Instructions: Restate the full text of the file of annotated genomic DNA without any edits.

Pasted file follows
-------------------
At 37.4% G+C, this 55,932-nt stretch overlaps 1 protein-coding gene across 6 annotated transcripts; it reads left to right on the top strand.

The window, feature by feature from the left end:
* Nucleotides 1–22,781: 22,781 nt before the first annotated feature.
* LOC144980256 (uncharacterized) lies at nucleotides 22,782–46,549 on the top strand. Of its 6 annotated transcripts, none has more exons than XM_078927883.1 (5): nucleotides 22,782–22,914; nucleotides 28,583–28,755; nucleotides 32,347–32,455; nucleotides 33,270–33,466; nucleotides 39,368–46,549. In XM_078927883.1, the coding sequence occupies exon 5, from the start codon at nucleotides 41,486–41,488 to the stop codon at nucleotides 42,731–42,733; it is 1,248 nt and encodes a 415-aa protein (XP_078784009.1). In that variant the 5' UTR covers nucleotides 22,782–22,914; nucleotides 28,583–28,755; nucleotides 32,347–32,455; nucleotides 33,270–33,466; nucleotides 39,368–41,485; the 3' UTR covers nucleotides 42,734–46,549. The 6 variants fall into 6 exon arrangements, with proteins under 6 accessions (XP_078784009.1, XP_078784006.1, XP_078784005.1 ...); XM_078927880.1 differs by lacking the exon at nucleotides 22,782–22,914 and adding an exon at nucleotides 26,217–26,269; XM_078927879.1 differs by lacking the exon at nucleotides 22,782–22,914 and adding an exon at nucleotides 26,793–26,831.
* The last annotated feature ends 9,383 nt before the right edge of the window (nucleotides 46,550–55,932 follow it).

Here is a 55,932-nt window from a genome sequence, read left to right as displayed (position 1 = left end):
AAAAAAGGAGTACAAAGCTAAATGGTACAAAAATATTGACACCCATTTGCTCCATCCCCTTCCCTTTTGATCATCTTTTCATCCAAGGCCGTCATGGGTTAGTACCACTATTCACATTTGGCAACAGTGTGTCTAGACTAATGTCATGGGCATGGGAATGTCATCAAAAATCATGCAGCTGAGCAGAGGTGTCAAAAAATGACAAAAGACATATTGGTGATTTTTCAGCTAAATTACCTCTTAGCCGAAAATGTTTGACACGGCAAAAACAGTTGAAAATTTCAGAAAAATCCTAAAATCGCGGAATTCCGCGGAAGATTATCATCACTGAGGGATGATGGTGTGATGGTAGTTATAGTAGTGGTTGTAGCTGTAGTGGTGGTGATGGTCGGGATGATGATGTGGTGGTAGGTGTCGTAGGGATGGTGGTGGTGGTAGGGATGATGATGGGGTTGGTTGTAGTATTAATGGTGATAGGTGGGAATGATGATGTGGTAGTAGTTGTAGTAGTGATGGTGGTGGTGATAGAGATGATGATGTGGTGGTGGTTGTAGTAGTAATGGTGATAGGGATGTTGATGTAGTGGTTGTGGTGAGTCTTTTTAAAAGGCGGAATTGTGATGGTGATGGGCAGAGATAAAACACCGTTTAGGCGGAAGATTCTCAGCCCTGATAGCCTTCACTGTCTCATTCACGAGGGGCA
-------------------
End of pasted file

At 37.4% G+C, this 55,932-nt stretch overlaps 1 protein-coding gene across 6 annotated transcripts; it reads left to right on the top strand.

The window, feature by feature from the left end:
* Nucleotides 1–22,781: 22,781 nt before the first annotated feature.
* LOC144980256 (uncharacterized) lies at nucleotides 22,782–46,549 on the top strand. Of its 6 annotated transcripts, none has more exons than XM_078927883.1 (5): nucleotides 22,782–22,914; nucleotides 28,583–28,755; nucleotides 32,347–32,455; nucleotides 33,270–33,466; nucleotides 39,368–46,549. In XM_078927883.1, the coding sequence occupies exon 5, from the start codon at nucleotides 41,486–41,488 to the stop codon at nucleotides 42,731–42,733; it is 1,248 nt and encodes a 415-aa protein (XP_078784009.1). In that variant the 5' UTR covers nucleotides 22,782–22,914; nucleotides 28,583–28,755; nucleotides 32,347–32,455; nucleotides 33,270–33,466; nucleotides 39,368–41,485; the 3' UTR covers nucleotides 42,734–46,549. The 6 variants fall into 6 exon arrangements, with proteins under 6 accessions (XP_078784009.1, XP_078784006.1, XP_078784005.1 ...); XM_078927880.1 differs by lacking the exon at nucleotides 22,782–22,914 and adding an exon at nucleotides 26,217–26,269; XM_078927879.1 differs by lacking the exon at nucleotides 22,782–22,914 and adding an exon at nucleotides 26,793–26,831.
* The last annotated feature ends 9,383 nt before the right edge of the window (nucleotides 46,550–55,932 follow it).

Here is a 55,932-nt window from a genome sequence, read left to right as displayed (position 1 = left end):
AAAAAAGGAGTACAAAGCTAAATGGTACAAAAATATTGACACCCATTTGCTCCATCCCCTTCCCTTTTGATCATCTTTTCATCCAAGGCCGTCATGGGTTAGTACCACTATTCACATTTGGCAACAGTGTGTCTAGACTAATGTCATGGGCATGGGAATGTCATCAAAAATCATGCAGCTGAGCAGAGGTGTCAAAAAATGACAAAAGACATATTGGTGATTTTTCAGCTAAATTACCTCTTAGCCGAAAATGTTTGACACGGCAAAAACAGTTGAAAATTTCAGAAAAATCCTAAAATCGCGGAATTCCGCGGAAGATTATCATCACTGAGGGATGATGGTGTGATGGTAGTTATAGTAGTGGTTGTAGCTGTAGTGGTGGTGATGGTCGGGATGATGATGTGGTGGTAGGTGTCGTAGGGATGGTGGTGGTGGTAGGGATGATGATGGGGTTGGTTGTAGTATTAATGGTGATAGGTGGGAATGATGATGTGGTAGTAGTTGTAGTAGTGATGGTGGTGGTGATAGAGATGATGATGTGGTGGTGGTTGTAGTAGTAATGGTGATAGGGATGTTGATGTAGTGGTTGTGGTGAGTCTTTTTAAAAGGCGGAATTGTGATGGTGATGGGCAGAGATAAAACACCGTTTAGGCGGAAGATTCTCAGCCCTGATAGCCTTCACTGTCTCATTCACGAGGGGCA